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Masquerade Day or La Mascarada is a Costa Rican adaptation of Halloween, which is celebrated on October 31st. The colorful parade of giant masks is an authentic local tradition that dates back to the pre-Colombian customs, Carnival, and shows of giants during the times of Spanish colonization. The first masquerade was held in Cartago in 1824. After more than 100 years, in 1996, it was decided to revive the tradition. October 31 was officially declared the Dia de la Mascarada Tradicional Costarricense. Besides, downtown Cartago, you can watch large masquerade parades in the towns of Escazu (Escazu Central Park), Aserri (Aserri Park), and Barva de Heredia (downtown).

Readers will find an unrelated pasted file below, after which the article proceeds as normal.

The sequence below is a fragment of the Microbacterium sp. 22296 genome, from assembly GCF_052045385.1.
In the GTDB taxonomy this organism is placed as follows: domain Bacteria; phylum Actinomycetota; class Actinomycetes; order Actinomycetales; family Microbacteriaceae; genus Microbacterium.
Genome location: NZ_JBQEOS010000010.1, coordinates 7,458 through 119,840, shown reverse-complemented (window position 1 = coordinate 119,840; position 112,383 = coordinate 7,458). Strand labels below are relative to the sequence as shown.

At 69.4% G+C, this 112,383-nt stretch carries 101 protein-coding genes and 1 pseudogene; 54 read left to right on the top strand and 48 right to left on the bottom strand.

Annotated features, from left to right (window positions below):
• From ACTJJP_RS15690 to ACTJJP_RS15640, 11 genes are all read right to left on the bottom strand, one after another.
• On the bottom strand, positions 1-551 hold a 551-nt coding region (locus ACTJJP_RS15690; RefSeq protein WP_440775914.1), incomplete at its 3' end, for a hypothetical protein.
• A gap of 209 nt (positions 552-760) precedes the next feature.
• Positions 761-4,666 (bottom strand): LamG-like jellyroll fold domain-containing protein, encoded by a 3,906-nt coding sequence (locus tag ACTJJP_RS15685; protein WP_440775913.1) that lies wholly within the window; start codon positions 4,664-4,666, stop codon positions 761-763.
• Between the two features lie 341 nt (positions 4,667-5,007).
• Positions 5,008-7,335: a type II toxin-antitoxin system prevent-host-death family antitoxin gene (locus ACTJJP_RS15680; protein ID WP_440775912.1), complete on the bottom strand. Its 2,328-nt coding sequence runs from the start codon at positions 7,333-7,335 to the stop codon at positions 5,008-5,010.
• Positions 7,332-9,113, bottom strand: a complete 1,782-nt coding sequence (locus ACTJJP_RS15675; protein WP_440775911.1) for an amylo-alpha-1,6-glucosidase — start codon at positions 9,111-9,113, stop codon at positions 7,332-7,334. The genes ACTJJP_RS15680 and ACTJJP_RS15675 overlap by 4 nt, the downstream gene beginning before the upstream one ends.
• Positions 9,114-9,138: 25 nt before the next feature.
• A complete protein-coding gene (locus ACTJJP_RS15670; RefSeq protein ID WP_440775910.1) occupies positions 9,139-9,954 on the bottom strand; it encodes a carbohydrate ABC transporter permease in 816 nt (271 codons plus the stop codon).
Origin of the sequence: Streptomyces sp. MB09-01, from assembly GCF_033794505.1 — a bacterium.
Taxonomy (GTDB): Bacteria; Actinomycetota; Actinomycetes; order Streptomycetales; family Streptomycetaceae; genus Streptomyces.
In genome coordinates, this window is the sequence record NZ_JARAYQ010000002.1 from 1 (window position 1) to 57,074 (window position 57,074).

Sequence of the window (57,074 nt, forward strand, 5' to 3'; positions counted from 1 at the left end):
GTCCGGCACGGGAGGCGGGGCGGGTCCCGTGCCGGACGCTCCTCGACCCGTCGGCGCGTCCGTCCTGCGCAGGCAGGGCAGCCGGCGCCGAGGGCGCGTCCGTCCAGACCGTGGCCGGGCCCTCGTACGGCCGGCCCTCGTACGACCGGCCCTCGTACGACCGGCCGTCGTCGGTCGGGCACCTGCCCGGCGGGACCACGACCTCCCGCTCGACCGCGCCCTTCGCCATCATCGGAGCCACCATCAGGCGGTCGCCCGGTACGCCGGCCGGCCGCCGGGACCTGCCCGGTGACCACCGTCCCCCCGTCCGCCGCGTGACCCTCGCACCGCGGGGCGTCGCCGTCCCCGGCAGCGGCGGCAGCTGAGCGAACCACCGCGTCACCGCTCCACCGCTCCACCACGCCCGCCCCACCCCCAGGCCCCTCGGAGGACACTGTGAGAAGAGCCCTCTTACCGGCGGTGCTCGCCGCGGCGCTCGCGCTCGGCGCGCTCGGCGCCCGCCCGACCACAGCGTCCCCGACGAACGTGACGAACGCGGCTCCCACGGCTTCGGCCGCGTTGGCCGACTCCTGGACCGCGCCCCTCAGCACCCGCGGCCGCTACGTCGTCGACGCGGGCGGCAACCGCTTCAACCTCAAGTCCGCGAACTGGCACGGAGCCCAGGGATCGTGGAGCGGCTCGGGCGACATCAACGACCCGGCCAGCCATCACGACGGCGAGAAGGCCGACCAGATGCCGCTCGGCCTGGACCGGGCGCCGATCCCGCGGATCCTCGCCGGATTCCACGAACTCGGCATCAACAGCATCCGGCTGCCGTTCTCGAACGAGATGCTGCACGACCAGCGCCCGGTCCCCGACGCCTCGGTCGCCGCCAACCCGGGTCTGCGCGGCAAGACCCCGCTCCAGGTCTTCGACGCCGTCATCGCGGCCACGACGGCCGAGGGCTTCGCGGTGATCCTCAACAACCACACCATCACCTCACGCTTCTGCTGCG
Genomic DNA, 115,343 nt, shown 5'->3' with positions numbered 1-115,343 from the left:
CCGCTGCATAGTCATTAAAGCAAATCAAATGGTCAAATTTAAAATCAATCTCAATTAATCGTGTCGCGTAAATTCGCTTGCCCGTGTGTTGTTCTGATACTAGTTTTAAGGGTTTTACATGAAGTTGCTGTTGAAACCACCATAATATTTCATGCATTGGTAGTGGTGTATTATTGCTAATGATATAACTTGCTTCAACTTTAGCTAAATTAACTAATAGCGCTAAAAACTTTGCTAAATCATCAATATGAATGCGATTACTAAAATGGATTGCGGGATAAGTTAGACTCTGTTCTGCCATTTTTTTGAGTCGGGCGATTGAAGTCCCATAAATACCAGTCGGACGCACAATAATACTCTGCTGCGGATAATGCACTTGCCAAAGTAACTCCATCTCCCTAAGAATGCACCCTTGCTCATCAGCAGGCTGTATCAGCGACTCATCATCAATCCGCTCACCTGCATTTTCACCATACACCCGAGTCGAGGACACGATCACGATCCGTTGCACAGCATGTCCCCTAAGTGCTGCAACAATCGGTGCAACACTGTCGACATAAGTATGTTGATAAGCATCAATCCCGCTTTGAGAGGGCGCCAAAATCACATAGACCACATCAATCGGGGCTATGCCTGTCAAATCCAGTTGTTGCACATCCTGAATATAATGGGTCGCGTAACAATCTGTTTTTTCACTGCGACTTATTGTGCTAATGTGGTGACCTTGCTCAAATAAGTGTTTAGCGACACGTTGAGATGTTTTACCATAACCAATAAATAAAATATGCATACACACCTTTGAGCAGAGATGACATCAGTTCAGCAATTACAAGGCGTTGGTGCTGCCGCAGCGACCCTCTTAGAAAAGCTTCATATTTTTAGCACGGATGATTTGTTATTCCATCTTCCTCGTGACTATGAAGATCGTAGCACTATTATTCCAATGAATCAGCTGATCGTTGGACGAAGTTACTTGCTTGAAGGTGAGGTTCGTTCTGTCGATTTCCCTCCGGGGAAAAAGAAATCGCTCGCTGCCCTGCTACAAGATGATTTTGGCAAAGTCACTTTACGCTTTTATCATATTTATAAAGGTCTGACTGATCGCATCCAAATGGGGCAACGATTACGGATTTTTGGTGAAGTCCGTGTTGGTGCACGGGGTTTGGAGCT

Giant costumed puppets march the streets with music and dances. Small music bands, called cimarronas, accompany the processions. Large puppet heads are prepared by local artists with craft paper and various materials. Escazu artisans are especially renowned for creating unique masks. They represent traditional Costa Rican folk characters like El Diablo and la Muerte. There is also el Padre sin Cabeza la Segua, a legendary headless ghost that appears to men and women who stay up late. Also meet la Llorona, a female ghost that wonders along river banks and scares kids. In recent years, you can also see masks of various popular culture characters at the parades, especially those that are loved by children.